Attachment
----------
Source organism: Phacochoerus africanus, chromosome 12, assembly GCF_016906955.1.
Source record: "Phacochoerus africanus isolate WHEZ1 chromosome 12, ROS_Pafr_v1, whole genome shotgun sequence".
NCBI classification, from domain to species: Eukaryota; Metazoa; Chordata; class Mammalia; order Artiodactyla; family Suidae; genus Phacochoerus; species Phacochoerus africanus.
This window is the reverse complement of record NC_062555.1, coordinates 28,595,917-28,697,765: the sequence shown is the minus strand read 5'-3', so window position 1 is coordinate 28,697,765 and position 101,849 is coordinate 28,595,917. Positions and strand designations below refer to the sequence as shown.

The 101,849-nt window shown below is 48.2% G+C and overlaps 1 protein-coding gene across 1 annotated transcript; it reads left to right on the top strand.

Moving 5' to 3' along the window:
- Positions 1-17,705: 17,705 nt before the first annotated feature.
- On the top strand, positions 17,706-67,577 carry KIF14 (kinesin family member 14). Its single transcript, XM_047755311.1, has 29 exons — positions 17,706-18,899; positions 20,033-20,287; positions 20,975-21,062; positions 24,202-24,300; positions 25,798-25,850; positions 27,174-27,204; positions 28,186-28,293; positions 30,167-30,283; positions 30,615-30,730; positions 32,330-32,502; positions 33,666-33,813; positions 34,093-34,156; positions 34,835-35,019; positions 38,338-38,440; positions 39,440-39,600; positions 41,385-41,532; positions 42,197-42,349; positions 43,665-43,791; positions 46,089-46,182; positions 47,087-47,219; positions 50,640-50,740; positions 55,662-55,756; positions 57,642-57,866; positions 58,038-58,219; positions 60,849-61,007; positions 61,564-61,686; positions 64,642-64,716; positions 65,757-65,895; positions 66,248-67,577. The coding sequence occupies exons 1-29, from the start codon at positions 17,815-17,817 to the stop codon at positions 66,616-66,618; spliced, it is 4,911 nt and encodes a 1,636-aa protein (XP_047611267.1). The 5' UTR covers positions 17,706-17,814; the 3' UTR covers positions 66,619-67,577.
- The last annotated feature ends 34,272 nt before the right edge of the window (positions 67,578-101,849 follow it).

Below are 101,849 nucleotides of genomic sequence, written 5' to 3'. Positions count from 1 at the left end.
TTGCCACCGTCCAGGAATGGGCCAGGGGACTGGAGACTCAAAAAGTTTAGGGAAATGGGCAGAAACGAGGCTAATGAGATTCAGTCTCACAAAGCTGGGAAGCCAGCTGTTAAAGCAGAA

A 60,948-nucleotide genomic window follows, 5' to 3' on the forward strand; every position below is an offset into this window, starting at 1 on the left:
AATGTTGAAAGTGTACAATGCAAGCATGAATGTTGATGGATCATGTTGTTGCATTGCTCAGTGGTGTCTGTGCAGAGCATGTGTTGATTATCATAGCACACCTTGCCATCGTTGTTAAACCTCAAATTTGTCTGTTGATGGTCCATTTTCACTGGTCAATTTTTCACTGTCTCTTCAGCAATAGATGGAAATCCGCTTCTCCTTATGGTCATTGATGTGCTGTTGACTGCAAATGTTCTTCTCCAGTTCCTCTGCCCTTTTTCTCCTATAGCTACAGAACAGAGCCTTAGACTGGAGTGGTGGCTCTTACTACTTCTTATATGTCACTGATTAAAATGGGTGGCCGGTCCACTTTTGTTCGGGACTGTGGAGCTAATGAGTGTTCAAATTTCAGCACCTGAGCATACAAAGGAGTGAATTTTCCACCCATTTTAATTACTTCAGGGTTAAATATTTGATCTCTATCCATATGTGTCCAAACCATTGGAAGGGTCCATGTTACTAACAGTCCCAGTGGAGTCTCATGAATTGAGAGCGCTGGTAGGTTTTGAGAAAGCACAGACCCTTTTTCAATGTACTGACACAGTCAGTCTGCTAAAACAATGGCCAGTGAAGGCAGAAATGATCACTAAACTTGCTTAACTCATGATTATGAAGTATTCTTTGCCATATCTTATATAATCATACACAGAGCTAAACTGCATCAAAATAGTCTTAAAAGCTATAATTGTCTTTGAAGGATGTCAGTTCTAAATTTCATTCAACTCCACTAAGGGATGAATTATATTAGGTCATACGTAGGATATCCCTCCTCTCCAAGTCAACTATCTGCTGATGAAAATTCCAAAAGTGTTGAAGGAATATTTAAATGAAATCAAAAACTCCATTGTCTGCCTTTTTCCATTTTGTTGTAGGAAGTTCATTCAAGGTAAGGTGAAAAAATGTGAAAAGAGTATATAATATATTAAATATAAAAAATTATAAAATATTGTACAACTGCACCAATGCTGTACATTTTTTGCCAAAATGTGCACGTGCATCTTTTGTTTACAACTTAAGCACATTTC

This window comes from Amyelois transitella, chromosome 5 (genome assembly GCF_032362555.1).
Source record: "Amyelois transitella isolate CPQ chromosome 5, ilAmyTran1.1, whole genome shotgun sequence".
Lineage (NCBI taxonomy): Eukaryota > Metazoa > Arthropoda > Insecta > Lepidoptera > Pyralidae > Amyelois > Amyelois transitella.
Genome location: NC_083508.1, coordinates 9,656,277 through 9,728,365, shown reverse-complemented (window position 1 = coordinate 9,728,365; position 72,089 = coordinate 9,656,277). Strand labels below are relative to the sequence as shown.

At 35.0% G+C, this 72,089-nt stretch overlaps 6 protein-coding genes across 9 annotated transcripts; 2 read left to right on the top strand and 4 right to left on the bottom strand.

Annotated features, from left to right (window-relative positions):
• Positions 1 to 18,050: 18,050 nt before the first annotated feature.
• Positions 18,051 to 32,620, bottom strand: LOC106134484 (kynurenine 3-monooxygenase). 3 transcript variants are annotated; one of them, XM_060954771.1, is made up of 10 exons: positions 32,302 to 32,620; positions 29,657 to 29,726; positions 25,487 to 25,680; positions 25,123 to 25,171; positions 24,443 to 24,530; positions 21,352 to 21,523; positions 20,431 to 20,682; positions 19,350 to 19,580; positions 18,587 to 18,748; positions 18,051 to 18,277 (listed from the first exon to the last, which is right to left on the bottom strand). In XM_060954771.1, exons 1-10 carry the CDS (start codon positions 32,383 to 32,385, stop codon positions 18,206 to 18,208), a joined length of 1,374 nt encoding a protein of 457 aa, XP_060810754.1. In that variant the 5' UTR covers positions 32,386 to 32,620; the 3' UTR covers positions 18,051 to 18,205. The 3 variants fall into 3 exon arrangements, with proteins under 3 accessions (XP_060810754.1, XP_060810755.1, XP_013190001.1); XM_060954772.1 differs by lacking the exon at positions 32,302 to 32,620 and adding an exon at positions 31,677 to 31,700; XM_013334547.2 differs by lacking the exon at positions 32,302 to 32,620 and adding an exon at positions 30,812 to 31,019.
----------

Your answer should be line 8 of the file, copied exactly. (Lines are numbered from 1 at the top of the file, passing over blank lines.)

- On the top strand, positions 17,706-67,577 carry KIF14 (kinesin family member 14). Its single transcript, XM_047755311.1, has 29 exons — positions 17,706-18,899; positions 20,033-20,287; positions 20,975-21,062; positions 24,202-24,300; positions 25,798-25,850; positions 27,174-27,204; positions 28,186-28,293; positions 30,167-30,283; positions 30,615-30,730; positions 32,330-32,502; positions 33,666-33,813; positions 34,093-34,156; positions 34,835-35,019; positions 38,338-38,440; positions 39,440-39,600; positions 41,385-41,532; positions 42,197-42,349; positions 43,665-43,791; positions 46,089-46,182; positions 47,087-47,219; positions 50,640-50,740; positions 55,662-55,756; positions 57,642-57,866; positions 58,038-58,219; positions 60,849-61,007; positions 61,564-61,686; positions 64,642-64,716; positions 65,757-65,895; positions 66,248-67,577. The coding sequence occupies exons 1-29, from the start codon at positions 17,815-17,817 to the stop codon at positions 66,616-66,618; spliced, it is 4,911 nt and encodes a 1,636-aa protein (XP_047611267.1). The 5' UTR covers positions 17,706-17,814; the 3' UTR covers positions 66,619-67,577.